A couple of weeks ago, my wife and I rented ‘An inconvenient truth’. This is the documentary by Al Gore about global warming. In it, Mr. Gore presents pretty compelling arguments that we are headed towards great peril unless we immediately take steps to avoid it. I have long thought we were not doing right ‘by the earth’, but didnt think the effects would be evident as soon as he expressed. Fifty percent of the info I read are rebuttals to his claims and the other fifty are in support of it. After my own investigation (Google-o-rama) it seems that there is no doubting the ‘rapid trending’ in the negative direction over the last 30 years, to the degree to which it hasn’t been historically detectable over the past several hundreds of thousands of years. This affects me personally and professionally, doesn’t it?
Personally, this is disturbing. In the documentary one thing he said transcends the so-called facts thrown around… and that is something along the lines of when your grandchildren ask you how you could have ignored this issue how will you answer them. That resonates in me for some reason. I’m not a big wasteful turd, but I’m certainly not the most responsible steward of human resources. Based on this thought… and whether it has any truth to it or not, I’m going to make an effort to be more responsible to the earth. I will recycle as much as I can… I will print less… I will turn lights out when they aren’t necessary… etc. So, Mr. Gore, whether I would vote for you or not, and whether you speak the truth or not, the concept has touched me and I will reduce my carbon signature.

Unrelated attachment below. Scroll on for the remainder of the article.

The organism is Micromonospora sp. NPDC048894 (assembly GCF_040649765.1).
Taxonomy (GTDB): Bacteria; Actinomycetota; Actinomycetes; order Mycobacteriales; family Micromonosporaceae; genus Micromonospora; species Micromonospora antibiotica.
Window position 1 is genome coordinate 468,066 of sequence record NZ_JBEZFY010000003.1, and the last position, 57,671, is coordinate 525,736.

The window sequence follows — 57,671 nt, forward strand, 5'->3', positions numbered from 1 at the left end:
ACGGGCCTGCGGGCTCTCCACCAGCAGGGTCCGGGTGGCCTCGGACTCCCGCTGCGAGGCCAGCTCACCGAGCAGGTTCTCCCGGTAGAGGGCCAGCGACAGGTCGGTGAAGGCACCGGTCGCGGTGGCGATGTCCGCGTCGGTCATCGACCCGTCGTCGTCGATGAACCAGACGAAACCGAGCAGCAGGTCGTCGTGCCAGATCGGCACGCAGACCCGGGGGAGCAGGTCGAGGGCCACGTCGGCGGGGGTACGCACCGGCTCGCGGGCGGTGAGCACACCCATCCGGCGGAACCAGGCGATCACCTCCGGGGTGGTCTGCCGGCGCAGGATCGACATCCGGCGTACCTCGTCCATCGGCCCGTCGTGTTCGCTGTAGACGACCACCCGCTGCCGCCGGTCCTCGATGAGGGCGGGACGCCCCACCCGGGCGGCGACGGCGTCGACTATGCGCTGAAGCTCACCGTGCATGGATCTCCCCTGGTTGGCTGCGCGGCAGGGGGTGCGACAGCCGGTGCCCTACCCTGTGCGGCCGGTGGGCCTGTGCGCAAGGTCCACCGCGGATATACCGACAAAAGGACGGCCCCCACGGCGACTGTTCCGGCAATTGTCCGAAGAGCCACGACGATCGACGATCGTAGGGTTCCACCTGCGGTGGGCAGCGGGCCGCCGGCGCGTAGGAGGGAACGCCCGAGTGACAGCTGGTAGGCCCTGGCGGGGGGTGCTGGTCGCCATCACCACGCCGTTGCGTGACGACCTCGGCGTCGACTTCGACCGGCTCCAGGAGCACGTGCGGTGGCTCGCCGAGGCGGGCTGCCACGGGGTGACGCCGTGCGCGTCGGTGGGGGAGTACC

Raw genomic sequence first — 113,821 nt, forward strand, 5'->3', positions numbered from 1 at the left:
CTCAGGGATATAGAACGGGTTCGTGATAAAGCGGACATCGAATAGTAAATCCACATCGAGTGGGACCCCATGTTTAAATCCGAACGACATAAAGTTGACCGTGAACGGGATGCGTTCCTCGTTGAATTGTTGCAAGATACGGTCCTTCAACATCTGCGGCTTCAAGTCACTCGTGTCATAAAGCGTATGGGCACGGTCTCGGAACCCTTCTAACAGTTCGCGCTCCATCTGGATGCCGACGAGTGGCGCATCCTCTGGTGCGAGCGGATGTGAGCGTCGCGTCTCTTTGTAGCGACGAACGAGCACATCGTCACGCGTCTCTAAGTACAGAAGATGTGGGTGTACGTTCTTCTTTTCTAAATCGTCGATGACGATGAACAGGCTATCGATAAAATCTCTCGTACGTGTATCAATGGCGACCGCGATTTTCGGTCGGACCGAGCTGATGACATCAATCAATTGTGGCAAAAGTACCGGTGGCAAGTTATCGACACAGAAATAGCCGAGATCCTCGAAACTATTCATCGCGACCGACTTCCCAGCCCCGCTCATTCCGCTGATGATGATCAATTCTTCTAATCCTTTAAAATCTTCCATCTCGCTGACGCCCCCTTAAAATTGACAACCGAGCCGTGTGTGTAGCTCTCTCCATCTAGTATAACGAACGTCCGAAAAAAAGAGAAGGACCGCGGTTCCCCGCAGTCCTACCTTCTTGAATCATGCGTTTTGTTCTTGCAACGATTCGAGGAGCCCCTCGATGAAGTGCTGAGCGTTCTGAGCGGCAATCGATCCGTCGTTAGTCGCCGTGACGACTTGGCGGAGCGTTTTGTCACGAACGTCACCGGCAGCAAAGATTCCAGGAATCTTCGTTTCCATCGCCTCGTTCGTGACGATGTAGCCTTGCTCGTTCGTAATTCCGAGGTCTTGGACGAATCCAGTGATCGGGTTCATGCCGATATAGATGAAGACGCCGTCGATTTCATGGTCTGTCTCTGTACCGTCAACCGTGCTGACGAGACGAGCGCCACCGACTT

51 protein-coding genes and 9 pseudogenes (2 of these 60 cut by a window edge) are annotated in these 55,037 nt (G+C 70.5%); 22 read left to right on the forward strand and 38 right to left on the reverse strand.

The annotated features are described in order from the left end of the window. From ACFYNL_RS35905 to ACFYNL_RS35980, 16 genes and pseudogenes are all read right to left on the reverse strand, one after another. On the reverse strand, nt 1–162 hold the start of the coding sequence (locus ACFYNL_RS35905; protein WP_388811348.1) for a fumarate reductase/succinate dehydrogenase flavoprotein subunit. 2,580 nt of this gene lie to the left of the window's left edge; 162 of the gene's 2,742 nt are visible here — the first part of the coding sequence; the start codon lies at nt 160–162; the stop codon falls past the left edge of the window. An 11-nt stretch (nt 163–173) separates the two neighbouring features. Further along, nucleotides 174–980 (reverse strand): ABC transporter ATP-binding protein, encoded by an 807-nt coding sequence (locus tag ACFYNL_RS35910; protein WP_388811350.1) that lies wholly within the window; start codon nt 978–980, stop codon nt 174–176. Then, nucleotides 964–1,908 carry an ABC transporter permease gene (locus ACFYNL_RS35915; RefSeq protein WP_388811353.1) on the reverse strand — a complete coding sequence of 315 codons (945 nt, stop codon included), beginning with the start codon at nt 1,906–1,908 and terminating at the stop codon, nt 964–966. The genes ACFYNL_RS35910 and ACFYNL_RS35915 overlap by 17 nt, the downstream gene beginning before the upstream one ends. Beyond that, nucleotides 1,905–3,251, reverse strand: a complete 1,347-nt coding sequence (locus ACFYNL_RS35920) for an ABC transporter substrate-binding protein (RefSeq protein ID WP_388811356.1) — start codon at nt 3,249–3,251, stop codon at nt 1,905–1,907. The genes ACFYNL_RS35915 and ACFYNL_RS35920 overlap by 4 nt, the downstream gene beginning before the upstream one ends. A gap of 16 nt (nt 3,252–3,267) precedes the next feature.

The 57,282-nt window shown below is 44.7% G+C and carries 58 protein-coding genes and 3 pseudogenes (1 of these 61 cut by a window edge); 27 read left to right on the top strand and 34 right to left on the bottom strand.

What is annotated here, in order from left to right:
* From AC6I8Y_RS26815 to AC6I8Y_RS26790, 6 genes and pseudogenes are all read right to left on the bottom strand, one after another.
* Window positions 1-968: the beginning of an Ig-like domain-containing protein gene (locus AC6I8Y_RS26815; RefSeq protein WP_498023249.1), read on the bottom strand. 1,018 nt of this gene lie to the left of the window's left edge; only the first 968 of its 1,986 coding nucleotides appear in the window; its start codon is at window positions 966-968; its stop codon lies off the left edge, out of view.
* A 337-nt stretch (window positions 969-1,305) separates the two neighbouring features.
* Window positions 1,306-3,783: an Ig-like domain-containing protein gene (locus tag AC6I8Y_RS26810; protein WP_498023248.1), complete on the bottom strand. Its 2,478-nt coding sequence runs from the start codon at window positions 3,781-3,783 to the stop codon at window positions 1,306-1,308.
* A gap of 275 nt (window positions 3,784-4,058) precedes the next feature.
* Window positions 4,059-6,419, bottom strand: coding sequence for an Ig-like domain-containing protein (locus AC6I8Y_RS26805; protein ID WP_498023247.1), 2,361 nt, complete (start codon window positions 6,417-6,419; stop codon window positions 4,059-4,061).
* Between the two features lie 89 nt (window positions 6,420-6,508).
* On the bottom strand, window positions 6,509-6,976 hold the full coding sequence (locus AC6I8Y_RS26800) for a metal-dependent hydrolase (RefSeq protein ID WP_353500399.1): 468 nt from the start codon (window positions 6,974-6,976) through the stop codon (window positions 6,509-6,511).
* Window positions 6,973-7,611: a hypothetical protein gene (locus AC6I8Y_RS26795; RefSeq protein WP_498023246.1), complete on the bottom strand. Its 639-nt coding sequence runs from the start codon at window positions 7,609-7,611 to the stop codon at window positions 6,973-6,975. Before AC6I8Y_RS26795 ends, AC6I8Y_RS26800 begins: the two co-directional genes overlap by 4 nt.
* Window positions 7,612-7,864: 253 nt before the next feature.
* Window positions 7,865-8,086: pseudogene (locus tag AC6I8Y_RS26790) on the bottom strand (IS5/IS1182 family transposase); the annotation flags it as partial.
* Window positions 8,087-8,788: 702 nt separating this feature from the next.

I wonder if clock cycles could matter. In twenty years will there be so many lines of code running inefficiently that there is some stat that says “if all the code in the world were 50% more efficient we wouldn’t be facing the dilemma we’re facing now”. I don’t normally have to deal with detailed code level issues, let alone clock cycle issues, but I wonder if this is possible. I’m not starting an efficient code crusade, I’m just wondering.